Major advances in science rarely follow smooth trajectories. Rather, they are propelled by milestone events that are often the outcome of the development of new tools, improved measuring systems, novel ways of data processing, the resolution of controversies, or the birth of novel concepts. It is in this spirit that the triennial international conference focusing on Recent Advances and Controversies in Measuring Energy Metabolism (RACMEM) provides a forum for scientists from both academia and industry to meet and discuss the latest advances, controversies, and methodological issues related to the assessment of energy expenditure and substrate oxidation in humans and animals.
Like past RACMEM events held in Colorado (2008), Maastricht (2011), and Tokyo (2014), this latest RACMEM event held in Fribourg in 2017, and attended by 184 young and older scientists from across the world (Europe, Asia, America, and Australasia), accomplished the specific learning objectives: (i) to review the latest approaches in measuring energy expenditure and fuel utilization in-vivo and establish basic standards for preclinical and clinical research, (ii) to address the current controversies in the expression and interpretation of metabolic data, and (iii) to assess the methodological and technological gaps in our pursuit to understand in-vivo fuel metabolism in order to direct research and development efforts.
This was achieved through a two-day packed program, consisting of (i) keynote lectures (published in this issue of EJCN), (ii) symposium sessions involving a total of 20 experts that addressed the design of calorimeter systems, the expression and analysis of metabolic data, advances in free-living assessments, and the implementation and monitoring of physical activity in humans and animals, (iii) free-communication sessions, which provided a venue for 20 short oral communications (mostly by young scientists) and 66 poster presentations by conference attendees, (iv) points of view and debate about controversial topics on the definitions of ‘Metabolic Flexibility’ and whether switching brown adipose tissue to cure obesity will work or not, and (iv) exhibitions showing and presenting established and new products that can be used for human and animal metabolic research.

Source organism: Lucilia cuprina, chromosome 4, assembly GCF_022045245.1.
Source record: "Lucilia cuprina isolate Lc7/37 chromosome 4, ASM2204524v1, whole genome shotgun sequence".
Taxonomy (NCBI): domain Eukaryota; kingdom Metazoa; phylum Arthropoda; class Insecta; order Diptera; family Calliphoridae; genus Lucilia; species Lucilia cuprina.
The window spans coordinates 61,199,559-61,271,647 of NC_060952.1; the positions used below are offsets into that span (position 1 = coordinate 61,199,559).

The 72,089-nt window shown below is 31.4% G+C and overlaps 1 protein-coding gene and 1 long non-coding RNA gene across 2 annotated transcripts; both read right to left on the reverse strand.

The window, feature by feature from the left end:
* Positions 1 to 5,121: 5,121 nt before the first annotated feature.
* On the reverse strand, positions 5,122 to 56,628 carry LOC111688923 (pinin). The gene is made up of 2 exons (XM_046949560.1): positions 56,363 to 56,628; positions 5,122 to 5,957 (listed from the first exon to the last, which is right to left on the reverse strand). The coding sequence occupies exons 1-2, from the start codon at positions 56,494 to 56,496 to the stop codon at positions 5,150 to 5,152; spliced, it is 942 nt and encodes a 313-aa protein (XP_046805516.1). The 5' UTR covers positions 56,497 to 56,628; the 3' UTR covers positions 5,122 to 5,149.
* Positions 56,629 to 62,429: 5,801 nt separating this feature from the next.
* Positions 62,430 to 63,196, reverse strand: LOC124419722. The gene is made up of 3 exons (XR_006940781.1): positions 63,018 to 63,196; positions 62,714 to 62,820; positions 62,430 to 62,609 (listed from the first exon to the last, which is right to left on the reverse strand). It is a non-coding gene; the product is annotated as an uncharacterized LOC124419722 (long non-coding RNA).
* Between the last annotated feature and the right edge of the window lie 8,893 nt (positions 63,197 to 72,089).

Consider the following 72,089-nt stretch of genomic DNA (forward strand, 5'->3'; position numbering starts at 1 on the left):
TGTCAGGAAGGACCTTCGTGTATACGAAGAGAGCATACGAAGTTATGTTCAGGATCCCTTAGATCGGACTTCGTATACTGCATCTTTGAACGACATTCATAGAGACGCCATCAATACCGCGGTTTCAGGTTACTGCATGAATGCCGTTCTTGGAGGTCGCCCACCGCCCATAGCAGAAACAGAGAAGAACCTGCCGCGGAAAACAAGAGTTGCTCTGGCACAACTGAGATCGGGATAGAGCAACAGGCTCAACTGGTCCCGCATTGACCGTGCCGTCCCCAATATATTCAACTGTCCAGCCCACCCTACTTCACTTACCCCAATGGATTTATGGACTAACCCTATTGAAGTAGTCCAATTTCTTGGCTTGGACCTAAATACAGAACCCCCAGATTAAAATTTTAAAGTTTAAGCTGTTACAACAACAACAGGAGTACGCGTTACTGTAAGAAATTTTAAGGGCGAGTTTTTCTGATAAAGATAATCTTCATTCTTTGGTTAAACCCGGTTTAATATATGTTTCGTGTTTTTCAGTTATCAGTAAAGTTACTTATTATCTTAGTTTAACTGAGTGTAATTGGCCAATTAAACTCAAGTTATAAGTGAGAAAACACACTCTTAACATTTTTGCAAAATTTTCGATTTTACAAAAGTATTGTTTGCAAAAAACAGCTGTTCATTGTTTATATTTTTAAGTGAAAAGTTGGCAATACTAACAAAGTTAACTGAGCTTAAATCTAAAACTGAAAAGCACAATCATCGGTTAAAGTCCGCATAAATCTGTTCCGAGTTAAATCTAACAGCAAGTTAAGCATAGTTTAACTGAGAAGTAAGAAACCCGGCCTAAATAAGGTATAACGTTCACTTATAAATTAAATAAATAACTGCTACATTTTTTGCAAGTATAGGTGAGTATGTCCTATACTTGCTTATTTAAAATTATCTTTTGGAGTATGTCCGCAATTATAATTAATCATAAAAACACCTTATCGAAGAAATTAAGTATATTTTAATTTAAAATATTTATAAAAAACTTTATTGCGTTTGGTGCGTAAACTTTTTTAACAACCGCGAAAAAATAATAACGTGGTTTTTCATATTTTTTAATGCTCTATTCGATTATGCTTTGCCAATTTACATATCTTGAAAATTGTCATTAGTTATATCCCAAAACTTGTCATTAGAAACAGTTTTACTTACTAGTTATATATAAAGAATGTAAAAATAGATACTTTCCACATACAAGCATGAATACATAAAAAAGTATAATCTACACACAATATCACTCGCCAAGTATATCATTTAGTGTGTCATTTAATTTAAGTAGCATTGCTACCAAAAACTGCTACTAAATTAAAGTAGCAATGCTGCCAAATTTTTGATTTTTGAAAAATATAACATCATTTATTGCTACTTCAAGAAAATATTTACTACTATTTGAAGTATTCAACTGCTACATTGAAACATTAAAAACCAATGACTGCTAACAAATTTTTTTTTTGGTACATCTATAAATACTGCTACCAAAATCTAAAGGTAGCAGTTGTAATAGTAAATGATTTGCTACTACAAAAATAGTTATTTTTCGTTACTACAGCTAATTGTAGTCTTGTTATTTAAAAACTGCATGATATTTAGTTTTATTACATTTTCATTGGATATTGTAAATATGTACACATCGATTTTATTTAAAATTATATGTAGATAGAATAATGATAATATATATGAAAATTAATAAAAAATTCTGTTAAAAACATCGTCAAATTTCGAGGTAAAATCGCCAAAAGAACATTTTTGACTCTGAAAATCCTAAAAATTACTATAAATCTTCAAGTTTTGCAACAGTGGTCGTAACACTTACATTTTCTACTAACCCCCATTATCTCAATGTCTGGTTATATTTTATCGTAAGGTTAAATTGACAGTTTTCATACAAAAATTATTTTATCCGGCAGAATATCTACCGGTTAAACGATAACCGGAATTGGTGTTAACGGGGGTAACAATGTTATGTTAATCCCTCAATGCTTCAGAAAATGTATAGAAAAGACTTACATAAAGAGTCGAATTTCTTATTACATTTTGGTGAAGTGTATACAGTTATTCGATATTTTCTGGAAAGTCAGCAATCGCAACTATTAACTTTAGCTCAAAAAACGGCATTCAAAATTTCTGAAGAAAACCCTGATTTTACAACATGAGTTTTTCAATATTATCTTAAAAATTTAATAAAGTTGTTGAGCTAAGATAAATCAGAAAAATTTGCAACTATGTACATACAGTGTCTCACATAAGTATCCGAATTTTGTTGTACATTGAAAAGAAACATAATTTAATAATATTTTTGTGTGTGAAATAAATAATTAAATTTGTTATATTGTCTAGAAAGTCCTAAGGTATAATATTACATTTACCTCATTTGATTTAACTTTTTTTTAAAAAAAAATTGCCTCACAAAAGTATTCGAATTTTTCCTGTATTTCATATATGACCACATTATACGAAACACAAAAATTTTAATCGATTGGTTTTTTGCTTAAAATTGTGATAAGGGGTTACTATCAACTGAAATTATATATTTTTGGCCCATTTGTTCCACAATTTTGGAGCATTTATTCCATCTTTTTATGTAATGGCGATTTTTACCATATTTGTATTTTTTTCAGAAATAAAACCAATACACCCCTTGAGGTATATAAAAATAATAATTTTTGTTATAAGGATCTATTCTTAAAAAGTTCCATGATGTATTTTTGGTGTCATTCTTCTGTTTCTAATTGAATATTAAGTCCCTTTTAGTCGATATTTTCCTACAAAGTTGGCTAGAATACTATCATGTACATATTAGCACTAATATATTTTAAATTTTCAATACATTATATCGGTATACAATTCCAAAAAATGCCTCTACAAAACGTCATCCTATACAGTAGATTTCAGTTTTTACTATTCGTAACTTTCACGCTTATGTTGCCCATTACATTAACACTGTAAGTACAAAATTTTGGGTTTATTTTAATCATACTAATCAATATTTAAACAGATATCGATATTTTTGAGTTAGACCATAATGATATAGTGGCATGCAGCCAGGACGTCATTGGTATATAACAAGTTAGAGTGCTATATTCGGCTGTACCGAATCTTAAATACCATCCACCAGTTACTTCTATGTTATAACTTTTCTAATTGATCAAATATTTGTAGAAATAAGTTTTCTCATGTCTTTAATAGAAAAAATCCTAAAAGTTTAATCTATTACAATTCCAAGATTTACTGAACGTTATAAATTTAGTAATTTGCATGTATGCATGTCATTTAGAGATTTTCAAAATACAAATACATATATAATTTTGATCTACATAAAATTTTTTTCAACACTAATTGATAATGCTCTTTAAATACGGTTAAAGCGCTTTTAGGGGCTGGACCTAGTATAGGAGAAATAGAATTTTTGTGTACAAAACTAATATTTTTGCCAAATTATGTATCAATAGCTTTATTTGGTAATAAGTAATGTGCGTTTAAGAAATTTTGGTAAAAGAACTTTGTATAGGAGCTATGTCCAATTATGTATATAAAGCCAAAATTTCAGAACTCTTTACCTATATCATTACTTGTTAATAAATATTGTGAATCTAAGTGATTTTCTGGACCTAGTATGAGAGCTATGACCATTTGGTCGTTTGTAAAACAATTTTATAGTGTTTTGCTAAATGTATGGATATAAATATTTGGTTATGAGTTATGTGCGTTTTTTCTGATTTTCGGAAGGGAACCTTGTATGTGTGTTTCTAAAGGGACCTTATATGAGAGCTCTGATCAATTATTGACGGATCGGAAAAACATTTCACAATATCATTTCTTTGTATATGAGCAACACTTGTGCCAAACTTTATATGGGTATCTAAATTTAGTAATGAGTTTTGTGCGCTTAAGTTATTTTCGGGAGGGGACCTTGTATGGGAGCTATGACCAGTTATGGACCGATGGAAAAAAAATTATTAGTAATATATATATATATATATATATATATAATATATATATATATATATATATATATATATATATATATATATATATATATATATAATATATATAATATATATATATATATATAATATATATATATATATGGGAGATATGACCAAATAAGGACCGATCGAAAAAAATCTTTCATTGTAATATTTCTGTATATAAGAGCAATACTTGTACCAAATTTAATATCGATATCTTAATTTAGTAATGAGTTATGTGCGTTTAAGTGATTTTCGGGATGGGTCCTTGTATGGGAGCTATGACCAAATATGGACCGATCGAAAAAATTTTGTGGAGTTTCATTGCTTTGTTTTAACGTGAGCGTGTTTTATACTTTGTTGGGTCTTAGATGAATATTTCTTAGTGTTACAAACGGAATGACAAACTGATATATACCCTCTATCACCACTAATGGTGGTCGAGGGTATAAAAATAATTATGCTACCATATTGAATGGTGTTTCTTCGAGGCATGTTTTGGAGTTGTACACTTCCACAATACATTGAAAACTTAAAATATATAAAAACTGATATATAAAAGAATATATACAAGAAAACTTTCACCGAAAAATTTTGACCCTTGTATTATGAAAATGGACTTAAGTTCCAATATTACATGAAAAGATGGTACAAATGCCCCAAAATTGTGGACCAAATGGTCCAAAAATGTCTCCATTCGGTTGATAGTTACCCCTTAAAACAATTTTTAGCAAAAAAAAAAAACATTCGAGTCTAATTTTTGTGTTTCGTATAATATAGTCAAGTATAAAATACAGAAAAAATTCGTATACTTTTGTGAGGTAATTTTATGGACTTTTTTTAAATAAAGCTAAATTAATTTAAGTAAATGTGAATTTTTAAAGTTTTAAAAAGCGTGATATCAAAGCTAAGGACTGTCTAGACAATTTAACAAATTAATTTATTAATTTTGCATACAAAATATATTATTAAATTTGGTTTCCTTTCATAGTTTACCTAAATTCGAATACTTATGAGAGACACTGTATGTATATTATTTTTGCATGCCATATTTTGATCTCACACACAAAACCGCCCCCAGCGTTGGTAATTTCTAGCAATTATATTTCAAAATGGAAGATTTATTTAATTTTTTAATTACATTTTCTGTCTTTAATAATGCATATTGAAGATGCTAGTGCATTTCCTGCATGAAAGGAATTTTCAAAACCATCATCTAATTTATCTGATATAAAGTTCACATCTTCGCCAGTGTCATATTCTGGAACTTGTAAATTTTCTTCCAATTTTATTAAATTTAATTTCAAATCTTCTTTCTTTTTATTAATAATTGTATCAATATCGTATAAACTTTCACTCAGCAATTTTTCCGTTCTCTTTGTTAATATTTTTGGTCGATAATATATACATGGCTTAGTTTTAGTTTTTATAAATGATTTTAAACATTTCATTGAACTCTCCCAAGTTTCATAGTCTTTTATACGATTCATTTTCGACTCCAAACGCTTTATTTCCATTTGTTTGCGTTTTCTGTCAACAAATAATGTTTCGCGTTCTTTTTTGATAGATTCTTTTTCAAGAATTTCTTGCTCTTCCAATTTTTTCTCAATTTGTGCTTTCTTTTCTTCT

A novelty in this fourth RACMEM event in Fribourg, which the International Organizing Committee intends to continue in future events, is to pay tribute to past or retired outstanding scientists in our field through ‘The RACMEM Lecture’. For this 2017 event, we paid tribute to the late John Garrow (1929–2016) who imprinted our field with his research work embodied in his two famous books: “Energy Balance & Obesity” and “Treat Obesity Seriously”.
RACMEM 2017 was also enriched by two half-day pre-meeting satellite symposia: one focused on the ‘Recent advances & current issues in the use of the doubly-labeled water technique’, and the other centered upon ‘Novel concepts in the relationships between body composition, energy balance regulation & cardiometabolic health’. The proceedings of the latter symposium are constituted by 6 review papers published in this issue of EJCN. We are grateful to the authors of the symposium reviews, as well as to our keynote lecturers for their contributions to this EJCN issue.
Last but not least, we would like to thank the RACMEM International Organizing Committee for giving us the opportunity and their invaluable help in organizing this event at our university campus in Fribourg. We are all looking forward to meet again and share our experiences and friendships at the next RACMEM event in Canada in 2020.
Conflict of interest
The authors declare that they have no conflict of interest.
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Dulloo, A.G., Miles-Chan, J.L. & Schutz, Y. The fourth International conference on Recent Advances and Controversies in Measuring Energy Metabolism (RACMEM). Eur J Clin Nutr 72, 627 (2018). https://doi.org/10.1038/s41430-018-0137-7